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Best hashmap to use for this situation

 
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Hey all, I wasn't finding the exact same situation in my searches some forgive me if been asked before.

I got a situation where I have some string values code iterates through vales and builds a hashmap of keys and lists pertaining to the keys.
Well I recent discovered when the values in a list are duplicates of a prior list my key value changes to the last one it found.

For example hashmap has keys "1","2" each key has a list of strings.
Well when key "3" comes in and it has some of the same values in the list as key "1" , my hashmap now changes to "3" and "2" and key one with all "1" values disappear with key "3"'s values. IS there a map type to use or some way to prevent this?

thanks
 
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I dunno... a Map<String, List<String>> is what you described, and it sounds like that's the way you wrote your code. But perhaps you've only got one List<String> object and you're using that for all of your map values? That sort of sounds like what you described. However, as always you can post some code here for us to look at, if that didn't help.
 
steve kelly
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This is all I am doing. Its simply a hashmap with key as a string value and each key can have multiple string values. What I am finding is when I pass in my wordlist with id....if the wordlist happens to have duplicates that are in another key field that key field gets overwritten with below. So of course I am losing data.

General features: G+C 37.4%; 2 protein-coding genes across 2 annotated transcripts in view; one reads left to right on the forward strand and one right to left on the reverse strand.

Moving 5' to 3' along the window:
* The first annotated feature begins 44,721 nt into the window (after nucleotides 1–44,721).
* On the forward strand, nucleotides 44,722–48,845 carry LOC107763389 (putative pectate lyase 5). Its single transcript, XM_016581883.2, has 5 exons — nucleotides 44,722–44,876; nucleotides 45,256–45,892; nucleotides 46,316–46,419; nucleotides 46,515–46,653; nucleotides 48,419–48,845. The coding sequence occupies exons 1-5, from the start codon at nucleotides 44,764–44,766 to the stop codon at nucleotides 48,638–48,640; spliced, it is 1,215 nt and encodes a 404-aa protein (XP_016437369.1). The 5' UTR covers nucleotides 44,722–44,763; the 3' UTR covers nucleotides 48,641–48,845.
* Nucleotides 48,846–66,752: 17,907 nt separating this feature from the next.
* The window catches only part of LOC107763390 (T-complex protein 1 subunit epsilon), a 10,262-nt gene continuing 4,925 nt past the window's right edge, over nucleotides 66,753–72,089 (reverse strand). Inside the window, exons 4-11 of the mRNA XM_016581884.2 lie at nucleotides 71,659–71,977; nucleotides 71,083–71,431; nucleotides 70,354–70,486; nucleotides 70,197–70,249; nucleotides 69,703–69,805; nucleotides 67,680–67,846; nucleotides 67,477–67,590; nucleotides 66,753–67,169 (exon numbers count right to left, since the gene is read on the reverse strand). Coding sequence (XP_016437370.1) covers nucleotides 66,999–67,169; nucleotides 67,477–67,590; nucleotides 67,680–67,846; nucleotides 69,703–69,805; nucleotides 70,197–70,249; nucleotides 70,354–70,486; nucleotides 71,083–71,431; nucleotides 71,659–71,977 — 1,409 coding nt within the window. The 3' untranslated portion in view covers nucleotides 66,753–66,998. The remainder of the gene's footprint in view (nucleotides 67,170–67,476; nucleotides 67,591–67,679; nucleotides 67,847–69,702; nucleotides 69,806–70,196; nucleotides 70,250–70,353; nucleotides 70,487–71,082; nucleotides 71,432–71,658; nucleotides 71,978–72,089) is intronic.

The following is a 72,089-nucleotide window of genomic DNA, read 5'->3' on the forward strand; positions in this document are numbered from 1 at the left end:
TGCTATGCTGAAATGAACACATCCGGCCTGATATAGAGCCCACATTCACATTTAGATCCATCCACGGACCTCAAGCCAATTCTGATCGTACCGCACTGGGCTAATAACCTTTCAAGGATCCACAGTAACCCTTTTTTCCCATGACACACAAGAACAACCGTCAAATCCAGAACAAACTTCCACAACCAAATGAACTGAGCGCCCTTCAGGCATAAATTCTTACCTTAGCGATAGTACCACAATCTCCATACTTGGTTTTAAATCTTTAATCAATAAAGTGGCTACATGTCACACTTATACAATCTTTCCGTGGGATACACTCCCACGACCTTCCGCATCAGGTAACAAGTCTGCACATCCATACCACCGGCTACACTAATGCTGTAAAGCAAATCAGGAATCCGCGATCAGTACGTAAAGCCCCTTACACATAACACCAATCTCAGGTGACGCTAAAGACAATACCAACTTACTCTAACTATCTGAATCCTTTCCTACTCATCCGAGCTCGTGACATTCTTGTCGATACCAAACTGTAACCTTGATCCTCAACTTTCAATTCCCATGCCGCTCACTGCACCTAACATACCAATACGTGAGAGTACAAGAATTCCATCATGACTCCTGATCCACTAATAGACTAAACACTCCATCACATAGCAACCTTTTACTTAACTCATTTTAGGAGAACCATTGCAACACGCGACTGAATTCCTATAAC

Paul Clapham
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That code doesn't tell me whether there's only one List object or many of them. (There should be many.) You're passing the List in from some code outside.

Having said that, I don't think the method you posted is particularly useful. The first part of the code does lazy initialization of the HashMap -- what for? Why not just create the HashMap at the start of the code which does the processing of the words? And once you get rid of that, all the method does is to call the "put" method which adds the List. So instead of calling "addToList(string, list)" you would call "wordlists.put(string, list)".

It also appears that you have a WordList class which is a subclass of List. Was there a reason you did that instead of just using, say, ArrayList<String>?
 
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What I am finding is when I pass in my wordlist with id....if the wordlist happens to have duplicates that are in another key field that key field gets overwritten with below. So of course I am losing data.



Hay Steve , its quite expected behavior of a Map . If the Map gets the same key again then it will overwrite the old value with the new value .I am suggesting to read how HashMap work internally .

Thanks ,
Satya
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